Sometimes I make myself dizzy, spinning this way and that.
The two years I spent in Grass Valley were dedicated to my life as a novelist. I studied, wrote and lived the life of my characters, loving every minute of it. As I approached my move to Mexico, I had one novel in the final revision stage, a follow-on, well-begun novel that was going to be set in San Miguel de Allende, and a 55,000 word novel that I had drafted during NaNoWriMo. (There's still time to sign up ... go for it if it interests you at all.)
I wrote every day, forked out a bunch of money for a brilliant, hands-on coaching course, went to writing conferences, forced myself to meet agents, and, in general, was living the life of a budding novelist. Life in Mexico and a long fiction series about the adventures of an older woman were completely mapped out. I was ready to move on, settle down, and get cracking.
What do they say about the best laid plans?
She is definitely laughing.
|Even the walls talk to me here.|
When I arrived in Mexico, however, the only thing I wanted to do was take pictures. “That’s normal,” I thought. “I’m in a new place filled with color, culture and curious new sights.” I thought I’d get back to work soon.
Didn’t happen. My camera was filling me with joy. When an online photo artistry course came along, I started making digital art again … something that I had not done for the two years I was in Grass Valley while focusing on fiction.
Love bloomed. I was making art from photos, joining the local art society, exhibiting in a show, going deeper and deeper into art and photography. I even sold a couple of pieces. I didn’t want to write … well, blogs maybe, but not the marathon of a novel. I was done with being a writer; I was now an artist.
Of course, there is a however. I started hanging out with a poet/writer, reading our writings to each other. Soon, we invited another writer to join us and called ourselves a salon. I was forced to dig up writings from my past in order to have something to read. Reading them was like having tea with old friends. Plus, part of our process was to do a 5-minute free write to get us warmed up. Strange stuff started showing up, tapping me on the shoulder, saying, “Are you sure you’re done with writing?"
“Yes, I am done. I want to make art, make images, delve into new worlds through those images. Writing a novel is too much work, too black and white. I want color."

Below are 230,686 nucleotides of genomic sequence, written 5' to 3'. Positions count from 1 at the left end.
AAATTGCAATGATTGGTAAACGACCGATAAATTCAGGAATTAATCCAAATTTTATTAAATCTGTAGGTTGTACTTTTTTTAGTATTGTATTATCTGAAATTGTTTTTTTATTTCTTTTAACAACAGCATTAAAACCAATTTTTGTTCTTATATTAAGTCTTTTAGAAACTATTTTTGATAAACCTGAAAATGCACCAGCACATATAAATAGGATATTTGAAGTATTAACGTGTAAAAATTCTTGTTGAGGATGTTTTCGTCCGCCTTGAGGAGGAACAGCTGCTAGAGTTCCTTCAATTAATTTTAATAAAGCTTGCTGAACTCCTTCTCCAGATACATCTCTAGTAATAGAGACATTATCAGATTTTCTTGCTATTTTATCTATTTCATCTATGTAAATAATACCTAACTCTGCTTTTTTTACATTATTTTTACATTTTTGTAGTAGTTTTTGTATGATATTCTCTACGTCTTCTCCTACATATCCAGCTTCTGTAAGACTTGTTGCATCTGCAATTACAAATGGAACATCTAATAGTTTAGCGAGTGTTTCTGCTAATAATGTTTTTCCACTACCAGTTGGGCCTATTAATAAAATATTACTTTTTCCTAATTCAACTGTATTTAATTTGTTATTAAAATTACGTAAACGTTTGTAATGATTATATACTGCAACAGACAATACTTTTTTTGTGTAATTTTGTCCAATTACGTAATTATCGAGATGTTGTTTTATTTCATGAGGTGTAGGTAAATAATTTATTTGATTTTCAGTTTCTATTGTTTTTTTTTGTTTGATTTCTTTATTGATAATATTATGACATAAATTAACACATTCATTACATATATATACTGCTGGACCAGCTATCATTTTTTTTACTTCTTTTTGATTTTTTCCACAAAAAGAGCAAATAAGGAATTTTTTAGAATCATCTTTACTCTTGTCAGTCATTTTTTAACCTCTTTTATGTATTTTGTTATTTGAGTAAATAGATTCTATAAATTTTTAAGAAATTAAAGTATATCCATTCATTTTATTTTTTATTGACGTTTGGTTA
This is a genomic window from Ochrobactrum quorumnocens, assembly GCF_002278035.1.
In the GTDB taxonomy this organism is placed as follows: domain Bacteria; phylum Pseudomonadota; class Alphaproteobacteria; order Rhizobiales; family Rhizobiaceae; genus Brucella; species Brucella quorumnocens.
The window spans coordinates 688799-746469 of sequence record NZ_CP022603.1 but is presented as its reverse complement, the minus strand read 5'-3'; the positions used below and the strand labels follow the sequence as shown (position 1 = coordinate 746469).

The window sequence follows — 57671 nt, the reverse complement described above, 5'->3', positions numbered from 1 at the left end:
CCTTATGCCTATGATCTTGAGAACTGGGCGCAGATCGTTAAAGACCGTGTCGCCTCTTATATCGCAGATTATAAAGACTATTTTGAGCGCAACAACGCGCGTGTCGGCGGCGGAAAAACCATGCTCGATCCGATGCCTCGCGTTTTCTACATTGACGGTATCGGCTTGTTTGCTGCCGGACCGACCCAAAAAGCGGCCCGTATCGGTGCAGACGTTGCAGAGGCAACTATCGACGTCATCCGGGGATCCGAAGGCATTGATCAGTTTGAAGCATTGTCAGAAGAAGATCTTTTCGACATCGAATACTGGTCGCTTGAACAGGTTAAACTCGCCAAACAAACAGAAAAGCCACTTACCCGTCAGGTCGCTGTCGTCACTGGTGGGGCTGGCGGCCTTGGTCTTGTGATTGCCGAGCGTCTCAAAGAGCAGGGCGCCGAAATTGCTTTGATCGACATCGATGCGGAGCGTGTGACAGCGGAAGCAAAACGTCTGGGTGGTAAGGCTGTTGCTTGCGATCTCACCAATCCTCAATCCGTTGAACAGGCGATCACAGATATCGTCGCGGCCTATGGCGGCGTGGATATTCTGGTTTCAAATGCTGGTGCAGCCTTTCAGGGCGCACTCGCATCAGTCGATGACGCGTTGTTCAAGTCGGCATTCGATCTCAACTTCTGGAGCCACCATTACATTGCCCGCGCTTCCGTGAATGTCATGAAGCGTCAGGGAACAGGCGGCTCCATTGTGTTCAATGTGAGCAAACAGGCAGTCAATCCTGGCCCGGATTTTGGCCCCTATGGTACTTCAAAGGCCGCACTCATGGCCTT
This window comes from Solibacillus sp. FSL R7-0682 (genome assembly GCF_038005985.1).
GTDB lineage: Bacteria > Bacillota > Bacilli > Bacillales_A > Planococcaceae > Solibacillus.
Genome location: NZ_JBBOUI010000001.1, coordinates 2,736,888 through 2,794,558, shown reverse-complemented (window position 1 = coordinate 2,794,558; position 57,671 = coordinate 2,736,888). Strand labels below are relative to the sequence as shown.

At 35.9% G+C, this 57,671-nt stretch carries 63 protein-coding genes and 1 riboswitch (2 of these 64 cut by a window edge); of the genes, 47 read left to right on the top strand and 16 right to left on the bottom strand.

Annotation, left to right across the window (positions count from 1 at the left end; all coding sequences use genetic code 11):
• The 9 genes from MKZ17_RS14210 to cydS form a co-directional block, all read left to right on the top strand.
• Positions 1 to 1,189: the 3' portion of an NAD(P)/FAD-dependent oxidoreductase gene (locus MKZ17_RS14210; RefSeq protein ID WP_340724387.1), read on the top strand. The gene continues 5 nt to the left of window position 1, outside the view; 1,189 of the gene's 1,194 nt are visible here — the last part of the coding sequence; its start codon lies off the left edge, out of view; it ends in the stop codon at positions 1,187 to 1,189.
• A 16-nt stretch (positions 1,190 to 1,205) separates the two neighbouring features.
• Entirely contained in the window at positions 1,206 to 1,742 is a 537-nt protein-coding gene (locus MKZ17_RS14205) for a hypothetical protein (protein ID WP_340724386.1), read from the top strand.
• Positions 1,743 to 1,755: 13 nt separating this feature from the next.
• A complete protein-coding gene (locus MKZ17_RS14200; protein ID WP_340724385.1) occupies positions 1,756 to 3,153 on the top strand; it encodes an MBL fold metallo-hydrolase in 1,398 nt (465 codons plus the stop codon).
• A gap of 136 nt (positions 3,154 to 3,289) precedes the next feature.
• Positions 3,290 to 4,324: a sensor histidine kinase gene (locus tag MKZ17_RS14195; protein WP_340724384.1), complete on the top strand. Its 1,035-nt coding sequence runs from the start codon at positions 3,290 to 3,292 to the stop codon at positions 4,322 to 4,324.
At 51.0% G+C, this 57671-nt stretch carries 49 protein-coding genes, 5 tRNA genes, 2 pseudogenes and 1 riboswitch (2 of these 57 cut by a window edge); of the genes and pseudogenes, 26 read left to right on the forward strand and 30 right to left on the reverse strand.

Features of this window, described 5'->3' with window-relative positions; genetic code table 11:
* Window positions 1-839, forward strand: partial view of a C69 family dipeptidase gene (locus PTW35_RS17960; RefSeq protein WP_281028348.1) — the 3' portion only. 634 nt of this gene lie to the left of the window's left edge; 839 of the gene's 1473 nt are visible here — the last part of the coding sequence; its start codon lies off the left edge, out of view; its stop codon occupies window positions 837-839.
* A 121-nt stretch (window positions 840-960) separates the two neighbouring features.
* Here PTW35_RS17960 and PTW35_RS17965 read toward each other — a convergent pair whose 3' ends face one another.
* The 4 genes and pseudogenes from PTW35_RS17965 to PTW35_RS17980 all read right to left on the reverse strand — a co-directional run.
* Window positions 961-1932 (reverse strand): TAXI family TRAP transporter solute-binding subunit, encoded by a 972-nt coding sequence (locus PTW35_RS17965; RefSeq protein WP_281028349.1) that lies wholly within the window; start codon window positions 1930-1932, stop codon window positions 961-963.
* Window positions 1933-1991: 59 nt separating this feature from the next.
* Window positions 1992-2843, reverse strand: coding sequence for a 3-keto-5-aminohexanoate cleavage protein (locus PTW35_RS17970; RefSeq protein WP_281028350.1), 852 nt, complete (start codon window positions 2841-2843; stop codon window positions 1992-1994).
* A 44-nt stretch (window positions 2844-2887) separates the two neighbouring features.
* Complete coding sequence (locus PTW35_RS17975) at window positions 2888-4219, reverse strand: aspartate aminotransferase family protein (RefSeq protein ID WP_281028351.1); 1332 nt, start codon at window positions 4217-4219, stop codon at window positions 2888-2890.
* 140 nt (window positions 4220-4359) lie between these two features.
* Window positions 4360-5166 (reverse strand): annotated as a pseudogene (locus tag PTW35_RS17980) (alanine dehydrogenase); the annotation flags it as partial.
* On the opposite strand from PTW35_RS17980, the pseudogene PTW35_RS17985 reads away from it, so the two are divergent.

“Okay? That’s it? Just okay?"
Your circus; your monkey. Do what you want.
“Okay. I will."
You would think by now that I wouldn’t be surprised by turns in the road. But, unfortunately, they still catch me off guard. I’m cruising along. The road is going straight. I’m lined up with the road. I can sit back and coast for awhile. You know what’s coming, don’t you?
Shortly after arriving in Mexico as I was deep into the wonder of capturing images of all the new things I was seeing, an ad for an online photo artistry course appeared in my inbox. I signed up immediately and started making art every day.
I was in a new world and it was heaven, so when a bigger, better course was offered, I signed up for that, too. Suddenly, I was part of a community of photo artists. I had found my tribe. I was on the right path. The road was straight and I didn’t have to worry about curves.
Without warning, the road forked. I could continue on, or I could take the road less travelled. Damn Frost, anyway!
I thought I’d just peek to see where the fork was headed. Within a few minutes, I saw the signs, spread out over the hills and valleys like the old Burma Shave messages:
Put your images
together with your words.
Tell your story
Quill and Camera is the site and new offering of Sebastian Michaels, known as the father of digital art and the developer of Awake, the photo artistry program I’m so delighted with. Now he is creating a new course for artists who want to write (or vice versa) and is offering it to all of us in his Awake students for free.
I couldn’t open the first lesson fast enough. So, here I am spinning again. This time, though, the colors are lovely and I don’t feel dizzy. I feel like I’ve been handed an E-ticket. (For those of you not old enough to know about things like E-tickets, they were the golden passes to the best rides at Disneyland.)
Interesting ... one of the first pieces of digital art I made after joining the Awake program was called, "Coming Together." It now seems like a foreshadowing.
Bring it on, World … let’s play!